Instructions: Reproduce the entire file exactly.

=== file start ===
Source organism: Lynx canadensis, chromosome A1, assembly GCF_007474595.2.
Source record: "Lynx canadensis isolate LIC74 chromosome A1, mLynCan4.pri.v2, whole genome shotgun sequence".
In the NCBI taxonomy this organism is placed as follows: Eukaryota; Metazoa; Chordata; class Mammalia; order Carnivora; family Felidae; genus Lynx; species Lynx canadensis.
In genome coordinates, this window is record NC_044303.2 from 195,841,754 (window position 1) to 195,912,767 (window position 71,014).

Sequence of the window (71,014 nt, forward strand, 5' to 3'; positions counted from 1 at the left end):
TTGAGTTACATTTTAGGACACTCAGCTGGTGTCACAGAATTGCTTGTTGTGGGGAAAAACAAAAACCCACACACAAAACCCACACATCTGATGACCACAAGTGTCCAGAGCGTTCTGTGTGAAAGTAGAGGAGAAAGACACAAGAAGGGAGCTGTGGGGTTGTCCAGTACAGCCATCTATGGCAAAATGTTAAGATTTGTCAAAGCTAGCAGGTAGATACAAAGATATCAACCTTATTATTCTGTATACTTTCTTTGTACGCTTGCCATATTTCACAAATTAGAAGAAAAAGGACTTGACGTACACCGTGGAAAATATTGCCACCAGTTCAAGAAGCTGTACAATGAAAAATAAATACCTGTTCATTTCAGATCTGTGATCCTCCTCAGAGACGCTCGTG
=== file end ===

Source organism: Lynx canadensis, chromosome A1, assembly GCF_007474595.2.
Source record: "Lynx canadensis isolate LIC74 chromosome A1, mLynCan4.pri.v2, whole genome shotgun sequence".
In the NCBI taxonomy this organism is placed as follows: Eukaryota; Metazoa; Chordata; class Mammalia; order Carnivora; family Felidae; genus Lynx; species Lynx canadensis.
In genome coordinates, this window is record NC_044303.2 from 195,841,754 (window position 1) to 195,912,767 (window position 71,014).

Sequence of the window (71,014 nt, forward strand, 5' to 3'; positions counted from 1 at the left end):
TTGAGTTACATTTTAGGACACTCAGCTGGTGTCACAGAATTGCTTGTTGTGGGGAAAAACAAAAACCCACACACAAAACCCACACATCTGATGACCACAAGTGTCCAGAGCGTTCTGTGTGAAAGTAGAGGAGAAAGACACAAGAAGGGAGCTGTGGGGTTGTCCAGTACAGCCATCTATGGCAAAATGTTAAGATTTGTCAAAGCTAGCAGGTAGATACAAAGATATCAACCTTATTATTCTGTATACTTTCTTTGTACGCTTGCCATATTTCACAAATTAGAAGAAAAAGGACTTGACGTACACCGTGGAAAATATTGCCACCAGTTCAAGAAGCTGTACAATGAAAAATAAATACCTGTTCATTTCAGATCTGTGATCCTCCTCAGAGACGCTCGTG